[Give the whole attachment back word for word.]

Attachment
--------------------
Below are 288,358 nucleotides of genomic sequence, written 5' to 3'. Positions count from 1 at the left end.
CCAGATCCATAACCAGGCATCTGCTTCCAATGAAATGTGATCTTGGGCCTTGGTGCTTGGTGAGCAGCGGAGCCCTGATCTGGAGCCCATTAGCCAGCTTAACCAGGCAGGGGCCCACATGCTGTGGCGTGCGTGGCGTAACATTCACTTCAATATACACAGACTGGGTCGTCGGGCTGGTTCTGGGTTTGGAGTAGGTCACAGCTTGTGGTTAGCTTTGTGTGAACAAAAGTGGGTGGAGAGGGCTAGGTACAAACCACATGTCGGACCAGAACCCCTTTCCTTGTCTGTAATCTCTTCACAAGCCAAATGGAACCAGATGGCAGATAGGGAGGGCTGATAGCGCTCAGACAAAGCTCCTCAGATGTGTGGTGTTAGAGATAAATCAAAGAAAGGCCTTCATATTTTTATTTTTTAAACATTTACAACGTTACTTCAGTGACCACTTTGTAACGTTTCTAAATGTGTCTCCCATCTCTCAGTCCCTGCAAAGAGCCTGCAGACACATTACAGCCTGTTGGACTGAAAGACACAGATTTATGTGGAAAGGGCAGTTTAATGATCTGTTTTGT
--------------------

Below are 288,358 nucleotides of genomic sequence, written 5' to 3'. Positions count from 1 at the left end.
CCAGATCCATAACCAGGCATCTGCTTCCAATGAAATGTGATCTTGGGCCTTGGTGCTTGGTGAGCAGCGGAGCCCTGATCTGGAGCCCATTAGCCAGCTTAACCAGGCAGGGGCCCACATGCTGTGGCGTGCGTGGCGTAACATTCACTTCAATATACACAGACTGGGTCGTCGGGCTGGTTCTGGGTTTGGAGTAGGTCACAGCTTGTGGTTAGCTTTGTGTGAACAAAAGTGGGTGGAGAGGGCTAGGTACAAACCACATGTCGGACCAGAACCCCTTTCCTTGTCTGTAATCTCTTCACAAGCCAAATGGAACCAGATGGCAGATAGGGAGGGCTGATAGCGCTCAGACAAAGCTCCTCAGATGTGTGGTGTTAGAGATAAATCAAAGAAAGGCCTTCATATTTTTATTTTTTAAACATTTACAACGTTACTTCAGTGACCACTTTGTAACGTTTCTAAATGTGTCTCCCATCTCTCAGTCCCTGCAAAGAGCCTGCAGACACATTACAGCCTGTTGGACTGAAAGACACAGATTTATGTGGAAAGGGCAGTTTAATGATCTGTTTTGT